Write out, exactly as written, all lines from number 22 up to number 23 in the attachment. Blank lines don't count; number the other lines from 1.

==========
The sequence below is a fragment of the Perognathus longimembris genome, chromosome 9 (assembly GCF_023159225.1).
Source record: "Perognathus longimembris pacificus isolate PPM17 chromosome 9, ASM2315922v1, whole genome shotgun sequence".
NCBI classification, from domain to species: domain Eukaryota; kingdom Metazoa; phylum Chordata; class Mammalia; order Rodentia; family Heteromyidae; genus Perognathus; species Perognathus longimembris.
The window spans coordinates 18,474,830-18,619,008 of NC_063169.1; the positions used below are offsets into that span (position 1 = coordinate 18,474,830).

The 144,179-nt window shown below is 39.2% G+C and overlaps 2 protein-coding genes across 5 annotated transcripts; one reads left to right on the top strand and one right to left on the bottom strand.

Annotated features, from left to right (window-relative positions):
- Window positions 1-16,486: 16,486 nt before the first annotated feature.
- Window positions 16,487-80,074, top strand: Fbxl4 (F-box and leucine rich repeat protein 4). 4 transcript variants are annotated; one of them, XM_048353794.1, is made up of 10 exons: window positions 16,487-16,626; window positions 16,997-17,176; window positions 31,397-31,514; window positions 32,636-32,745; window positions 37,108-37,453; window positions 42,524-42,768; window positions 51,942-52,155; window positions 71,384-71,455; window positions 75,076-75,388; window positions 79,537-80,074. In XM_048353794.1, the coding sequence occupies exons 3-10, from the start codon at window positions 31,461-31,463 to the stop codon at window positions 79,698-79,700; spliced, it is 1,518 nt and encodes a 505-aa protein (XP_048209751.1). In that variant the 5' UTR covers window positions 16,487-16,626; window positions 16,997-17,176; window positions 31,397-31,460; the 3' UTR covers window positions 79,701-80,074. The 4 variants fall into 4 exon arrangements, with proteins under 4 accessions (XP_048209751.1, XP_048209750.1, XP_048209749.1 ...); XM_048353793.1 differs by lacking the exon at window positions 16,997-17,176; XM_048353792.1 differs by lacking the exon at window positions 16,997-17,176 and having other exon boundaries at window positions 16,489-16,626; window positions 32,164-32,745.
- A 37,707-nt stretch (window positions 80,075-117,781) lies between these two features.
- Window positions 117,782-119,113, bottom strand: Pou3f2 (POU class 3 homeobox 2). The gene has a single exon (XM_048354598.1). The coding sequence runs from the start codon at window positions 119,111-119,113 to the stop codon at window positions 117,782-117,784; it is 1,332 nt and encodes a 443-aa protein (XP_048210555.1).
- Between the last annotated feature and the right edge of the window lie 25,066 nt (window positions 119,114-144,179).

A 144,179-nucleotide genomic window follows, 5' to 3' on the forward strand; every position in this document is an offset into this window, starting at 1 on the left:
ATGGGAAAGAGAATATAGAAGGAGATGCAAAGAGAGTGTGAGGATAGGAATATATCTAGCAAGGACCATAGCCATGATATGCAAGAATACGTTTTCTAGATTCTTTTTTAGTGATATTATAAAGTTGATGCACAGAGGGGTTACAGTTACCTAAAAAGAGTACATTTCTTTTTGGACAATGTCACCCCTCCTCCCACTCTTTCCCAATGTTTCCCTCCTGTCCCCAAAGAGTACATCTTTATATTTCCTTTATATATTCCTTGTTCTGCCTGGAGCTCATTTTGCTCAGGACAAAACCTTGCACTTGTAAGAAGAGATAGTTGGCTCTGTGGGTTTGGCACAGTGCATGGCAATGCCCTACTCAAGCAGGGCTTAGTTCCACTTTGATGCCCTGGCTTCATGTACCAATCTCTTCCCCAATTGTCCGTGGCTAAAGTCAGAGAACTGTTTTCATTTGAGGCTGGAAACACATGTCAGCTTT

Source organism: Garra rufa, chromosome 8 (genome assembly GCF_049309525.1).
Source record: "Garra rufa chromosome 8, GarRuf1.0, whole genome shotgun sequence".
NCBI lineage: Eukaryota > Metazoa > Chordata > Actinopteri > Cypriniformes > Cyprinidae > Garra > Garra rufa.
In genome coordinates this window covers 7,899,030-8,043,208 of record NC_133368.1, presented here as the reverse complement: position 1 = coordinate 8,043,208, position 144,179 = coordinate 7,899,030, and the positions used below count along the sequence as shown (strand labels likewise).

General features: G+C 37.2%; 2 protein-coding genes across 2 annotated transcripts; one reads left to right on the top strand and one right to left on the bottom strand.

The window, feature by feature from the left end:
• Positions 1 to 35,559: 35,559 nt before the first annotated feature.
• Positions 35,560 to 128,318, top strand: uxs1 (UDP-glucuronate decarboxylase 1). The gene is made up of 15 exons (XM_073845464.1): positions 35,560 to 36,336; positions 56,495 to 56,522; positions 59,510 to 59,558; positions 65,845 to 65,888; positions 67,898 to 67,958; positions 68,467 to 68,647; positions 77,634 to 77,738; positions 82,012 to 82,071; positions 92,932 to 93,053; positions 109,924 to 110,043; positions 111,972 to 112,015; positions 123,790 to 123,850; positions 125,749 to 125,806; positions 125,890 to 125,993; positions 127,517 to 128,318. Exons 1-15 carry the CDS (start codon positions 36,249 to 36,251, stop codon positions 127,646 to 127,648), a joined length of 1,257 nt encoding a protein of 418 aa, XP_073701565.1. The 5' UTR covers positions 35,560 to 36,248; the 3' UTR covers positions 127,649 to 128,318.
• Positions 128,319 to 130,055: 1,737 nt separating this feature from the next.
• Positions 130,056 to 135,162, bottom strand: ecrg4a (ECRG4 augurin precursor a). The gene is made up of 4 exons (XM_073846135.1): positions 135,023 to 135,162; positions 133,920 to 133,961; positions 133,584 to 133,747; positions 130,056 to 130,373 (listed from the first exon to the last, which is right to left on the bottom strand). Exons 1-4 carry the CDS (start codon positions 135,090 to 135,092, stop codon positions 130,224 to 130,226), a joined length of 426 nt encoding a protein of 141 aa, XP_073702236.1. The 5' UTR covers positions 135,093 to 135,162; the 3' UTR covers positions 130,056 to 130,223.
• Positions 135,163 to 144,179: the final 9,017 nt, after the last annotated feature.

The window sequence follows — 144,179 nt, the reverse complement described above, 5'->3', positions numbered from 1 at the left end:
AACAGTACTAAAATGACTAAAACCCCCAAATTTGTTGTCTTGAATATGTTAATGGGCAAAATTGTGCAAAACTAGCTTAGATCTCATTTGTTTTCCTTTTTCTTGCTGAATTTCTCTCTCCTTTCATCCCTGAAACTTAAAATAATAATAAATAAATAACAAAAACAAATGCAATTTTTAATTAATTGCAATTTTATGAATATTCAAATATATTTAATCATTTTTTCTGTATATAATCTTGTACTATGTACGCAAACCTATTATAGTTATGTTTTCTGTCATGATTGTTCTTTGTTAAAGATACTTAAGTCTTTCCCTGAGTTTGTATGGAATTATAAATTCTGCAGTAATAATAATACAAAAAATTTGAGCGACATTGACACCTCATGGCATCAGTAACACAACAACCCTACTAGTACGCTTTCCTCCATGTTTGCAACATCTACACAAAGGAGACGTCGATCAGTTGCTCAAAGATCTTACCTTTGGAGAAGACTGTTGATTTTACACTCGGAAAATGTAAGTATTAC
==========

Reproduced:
• Positions 128,319 to 130,055: 1,737 nt separating this feature from the next.
• Positions 130,056 to 135,162, bottom strand: ecrg4a (ECRG4 augurin precursor a). The gene is made up of 4 exons (XM_073846135.1): positions 135,023 to 135,162; positions 133,920 to 133,961; positions 133,584 to 133,747; positions 130,056 to 130,373 (listed from the first exon to the last, which is right to left on the bottom strand). Exons 1-4 carry the CDS (start codon positions 135,090 to 135,092, stop codon positions 130,224 to 130,226), a joined length of 426 nt encoding a protein of 141 aa, XP_073702236.1. The 5' UTR covers positions 135,093 to 135,162; the 3' UTR covers positions 130,056 to 130,223.